Ashli Babbitt internal police docs reveal ‘there was no good reason for shooting’

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Through a Freedom of Information Act lawsuit filed in May, the conservative watchdog group Judicial Watch has uncovered documents from the U.S. Capitol Police that raise questions about whether the shooting of Ashli Babbitt in the Jan. 6th riot was justified.

According to Judicial Watch President Tom Fitton, the 500 pages of documents suggest “there was no good reason to shoot and kill Ashli Babbitt.”

“The Biden-Garland Justice Department and the Pelosi Congress have much to answer for the over the mishandling and cover-up of this scandalous killing of an American citizen by the U.S. Capitol Police,” he said in a statement to Fox News.

For instance, the police report below notes that a sergeant who witnessed the shooting by U.S. Capitol Police officer Lt. Michael Byrd had not seen anything in Babbitt’s hands before his colleague opened fire.

(Source: Judicial Watch)

“Sergeant [redacted] observed a white, female protester was climbing through an opened area where the glass pane had been knocked out. He heard a gunshot and this female fell backwards through the opening. The crowd on the other side of the barricaded east doors, began to step back and some put their hands in the air,” the report reads.

Sergeant [redacted] observed Lieutenant Byrd step back just after hearing the gunshot. He did not see anything in the female protester’s hands prior to the gunshot,” it adds.

The report also states that the sergeant observed Byrd looking “upset” after he opened fire.

Another report — this one a written transcript of interrogation with the sergeant — shows that the sergeant remained confused about why Byrd had opened fire long after Jan. 6th, telling interrogators on Jan. 16th that he wasn’t certain “if something happened to” Byrd that “caused him to take the shot or not.”

“Uh, I saw Lieutenant Byrd kinda. I don’t know if it was before or after. Cause I was trying to figure this out of, but there was at one point where I remember seeing him and he kind of went like this and then came back up again,” the transcript reads.

“Uh, I don’t know if that was from him taking the shot and then stepping back from that shot or if it was before that, I can’t, no matter how I tried to rack my brain, I can’t, I can’t figure out when that happened, but uh, so I don’t know if something happened to him where caused him to take the shot or not,” it continues.

(Source: Judicial Watch)

During the interrogation, the sergeant also went into detail regarding Byrd’s demeanor immediately following the shooting.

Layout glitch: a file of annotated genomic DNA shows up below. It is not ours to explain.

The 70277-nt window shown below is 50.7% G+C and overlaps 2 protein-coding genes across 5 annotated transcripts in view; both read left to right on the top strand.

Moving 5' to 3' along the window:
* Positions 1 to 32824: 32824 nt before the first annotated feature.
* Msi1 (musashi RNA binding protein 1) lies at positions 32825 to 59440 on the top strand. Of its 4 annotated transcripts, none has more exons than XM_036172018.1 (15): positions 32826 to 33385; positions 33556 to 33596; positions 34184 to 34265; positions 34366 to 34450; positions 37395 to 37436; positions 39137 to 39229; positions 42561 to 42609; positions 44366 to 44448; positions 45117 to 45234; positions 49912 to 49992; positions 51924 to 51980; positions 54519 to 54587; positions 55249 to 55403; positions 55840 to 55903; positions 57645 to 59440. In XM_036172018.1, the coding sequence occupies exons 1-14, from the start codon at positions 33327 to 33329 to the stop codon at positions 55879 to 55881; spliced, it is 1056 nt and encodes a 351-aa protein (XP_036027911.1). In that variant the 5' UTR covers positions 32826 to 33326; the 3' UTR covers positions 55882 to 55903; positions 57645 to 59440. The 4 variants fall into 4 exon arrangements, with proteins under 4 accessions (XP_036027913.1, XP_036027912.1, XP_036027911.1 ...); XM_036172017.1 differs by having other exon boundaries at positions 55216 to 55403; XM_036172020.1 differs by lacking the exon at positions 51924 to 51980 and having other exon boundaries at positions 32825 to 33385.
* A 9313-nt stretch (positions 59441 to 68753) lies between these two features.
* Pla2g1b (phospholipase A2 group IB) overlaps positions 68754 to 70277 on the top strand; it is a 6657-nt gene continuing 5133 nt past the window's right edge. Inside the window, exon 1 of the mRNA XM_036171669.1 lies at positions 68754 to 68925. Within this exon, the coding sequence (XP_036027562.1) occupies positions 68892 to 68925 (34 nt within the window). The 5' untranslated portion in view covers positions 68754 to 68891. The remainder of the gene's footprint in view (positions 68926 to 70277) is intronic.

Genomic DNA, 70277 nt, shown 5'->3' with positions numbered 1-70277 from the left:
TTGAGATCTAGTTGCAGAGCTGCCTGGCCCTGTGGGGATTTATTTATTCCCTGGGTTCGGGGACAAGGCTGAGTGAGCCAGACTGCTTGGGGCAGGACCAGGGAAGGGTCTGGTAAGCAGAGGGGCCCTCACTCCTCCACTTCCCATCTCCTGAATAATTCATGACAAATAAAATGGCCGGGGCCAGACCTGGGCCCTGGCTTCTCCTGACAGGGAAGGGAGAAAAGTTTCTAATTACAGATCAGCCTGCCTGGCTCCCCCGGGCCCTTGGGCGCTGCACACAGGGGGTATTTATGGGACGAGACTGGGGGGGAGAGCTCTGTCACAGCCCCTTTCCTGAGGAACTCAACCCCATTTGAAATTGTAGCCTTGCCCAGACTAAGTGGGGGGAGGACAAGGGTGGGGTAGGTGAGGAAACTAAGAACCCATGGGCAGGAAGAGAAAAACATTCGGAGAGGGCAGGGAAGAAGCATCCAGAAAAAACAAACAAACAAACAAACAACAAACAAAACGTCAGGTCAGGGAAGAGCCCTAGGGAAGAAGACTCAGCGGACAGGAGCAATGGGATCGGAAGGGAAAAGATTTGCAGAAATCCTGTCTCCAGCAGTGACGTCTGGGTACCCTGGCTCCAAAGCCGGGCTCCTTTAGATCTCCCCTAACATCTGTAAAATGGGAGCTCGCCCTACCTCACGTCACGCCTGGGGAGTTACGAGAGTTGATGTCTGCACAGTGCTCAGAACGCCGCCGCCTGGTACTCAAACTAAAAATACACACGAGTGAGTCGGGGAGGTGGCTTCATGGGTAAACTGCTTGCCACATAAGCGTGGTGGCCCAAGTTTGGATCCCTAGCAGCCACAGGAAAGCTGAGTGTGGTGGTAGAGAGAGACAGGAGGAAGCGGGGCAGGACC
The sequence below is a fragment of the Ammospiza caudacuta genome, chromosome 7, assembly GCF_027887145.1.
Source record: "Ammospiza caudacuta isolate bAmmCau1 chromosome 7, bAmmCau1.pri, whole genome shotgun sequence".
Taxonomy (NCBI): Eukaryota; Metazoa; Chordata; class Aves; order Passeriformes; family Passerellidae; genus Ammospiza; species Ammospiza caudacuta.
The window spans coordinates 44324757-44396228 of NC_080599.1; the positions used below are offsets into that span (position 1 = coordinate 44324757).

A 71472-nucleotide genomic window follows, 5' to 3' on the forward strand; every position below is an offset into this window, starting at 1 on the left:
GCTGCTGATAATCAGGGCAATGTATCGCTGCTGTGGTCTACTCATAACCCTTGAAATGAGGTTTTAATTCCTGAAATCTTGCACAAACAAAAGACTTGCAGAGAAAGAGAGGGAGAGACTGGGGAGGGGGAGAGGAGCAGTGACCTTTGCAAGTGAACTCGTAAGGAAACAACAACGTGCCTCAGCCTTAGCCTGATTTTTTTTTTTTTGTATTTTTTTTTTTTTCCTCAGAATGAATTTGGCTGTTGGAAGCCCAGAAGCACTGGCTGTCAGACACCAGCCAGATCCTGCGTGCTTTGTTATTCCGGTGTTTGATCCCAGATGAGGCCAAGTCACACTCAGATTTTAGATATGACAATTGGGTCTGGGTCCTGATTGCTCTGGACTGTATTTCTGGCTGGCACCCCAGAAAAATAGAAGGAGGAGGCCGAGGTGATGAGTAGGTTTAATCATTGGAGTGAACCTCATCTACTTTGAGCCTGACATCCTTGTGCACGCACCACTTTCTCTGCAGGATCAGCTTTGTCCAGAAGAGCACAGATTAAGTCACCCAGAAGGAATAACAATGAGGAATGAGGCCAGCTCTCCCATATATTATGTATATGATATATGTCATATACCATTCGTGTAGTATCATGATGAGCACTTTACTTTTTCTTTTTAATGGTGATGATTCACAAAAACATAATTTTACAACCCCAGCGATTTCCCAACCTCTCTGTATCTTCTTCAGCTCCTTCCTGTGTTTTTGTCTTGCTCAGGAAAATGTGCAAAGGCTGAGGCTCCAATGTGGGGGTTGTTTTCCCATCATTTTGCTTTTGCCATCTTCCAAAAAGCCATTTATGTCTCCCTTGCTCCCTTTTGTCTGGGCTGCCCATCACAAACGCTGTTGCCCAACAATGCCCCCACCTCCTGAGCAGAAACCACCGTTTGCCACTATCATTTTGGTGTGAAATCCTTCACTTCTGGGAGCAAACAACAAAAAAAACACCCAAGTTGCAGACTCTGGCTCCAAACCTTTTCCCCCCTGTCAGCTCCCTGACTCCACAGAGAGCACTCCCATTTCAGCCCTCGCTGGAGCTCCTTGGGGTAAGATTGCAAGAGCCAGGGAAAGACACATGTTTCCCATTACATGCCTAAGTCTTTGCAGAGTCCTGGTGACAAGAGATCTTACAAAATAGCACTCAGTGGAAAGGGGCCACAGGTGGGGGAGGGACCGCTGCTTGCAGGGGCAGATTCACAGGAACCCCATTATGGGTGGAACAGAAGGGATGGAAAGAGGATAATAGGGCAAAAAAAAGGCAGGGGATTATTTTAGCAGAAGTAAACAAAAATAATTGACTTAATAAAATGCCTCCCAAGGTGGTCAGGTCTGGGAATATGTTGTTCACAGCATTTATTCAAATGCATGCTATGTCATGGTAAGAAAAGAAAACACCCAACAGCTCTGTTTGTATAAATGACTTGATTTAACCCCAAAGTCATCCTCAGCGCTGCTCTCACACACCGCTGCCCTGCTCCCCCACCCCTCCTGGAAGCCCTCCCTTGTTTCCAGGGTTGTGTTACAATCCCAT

[H]is eyes were red. He was, you could see he was visibly upset and he, uh, just, you know, kind of comfort him and told him, you know, we gotta get outta here,” he said.

Another document describes the observations of a U.S. Capitol police officer who’d reportedly been standing directly behind Byrd during the shooting.

He did not see [Babbitt] in possession of any potential weapons. He reiterated that he did not observe that she was armed,” the report reads.

The officer also described seeing Byrd upset.

“While he noted that lieutenant Byrd was shaken, he did not say anything. He has worked with him for about a year. He observed that Lieutenant Byrd was nervous, teary-eyed, and appeared very upset. His voice also shaky when he called for medical assistance over the radio. Lieutenant Byrd was still very upset,” the report reads.

According to another report involving the observations of yet another officer, said officer “did not hear any verbal commands” before Byrd opened fire, though the officer did admit to having been wearing headphones and an ear piece.

“Officer [redacted] stated that prior to Ms. Babbitt being injured he did not hear any verbal commands; however, he qualified this statement by also advising that the sounds of the crowd were overwhelming and he was also equipped with headphones and an ear piece,” the report reads.

(Source: Judicial Watch)

This report is contradicted by alleged witness testimony from someone who reportedly “reached out” to the police department claiming they’d heard Byrd shouting “commands” threatening to “shoot” before he’d opened fire.

“He was yelling, he was giving commands. Um, he was saying, I will shoot. Uh, he was saying some other stuff. I couldn’t clearly make out what he was saying, but he was definitely, uh, giving commands, no question about it,” the alleged witness said.

“He [Byrd], uh, did everything he could do…. He was by himself, we were defending the front door and they were shaking it,” the witness added.

It’s not clear who the witness meant by “we.” Was the witness on the other side of the door with Byrd and his fellow officers? Why? Is the witness an officer?

The unsolicited testimony does admittedly fit with Byrd’s own claims.

“I tried to wait as long as I could. I hoped and prayed no one tried to enter through those doors. But their failure to comply required me to take the appropriate action to save the lives of members of Congress and myself and my fellow officers,” he said in an August interview with NBC News.

The interview drew criticism from Babbitt’s family because, despite Byrd allegedly having appeared “upset” following the shooting, he wound up spending much of the interview tooting his own horn.


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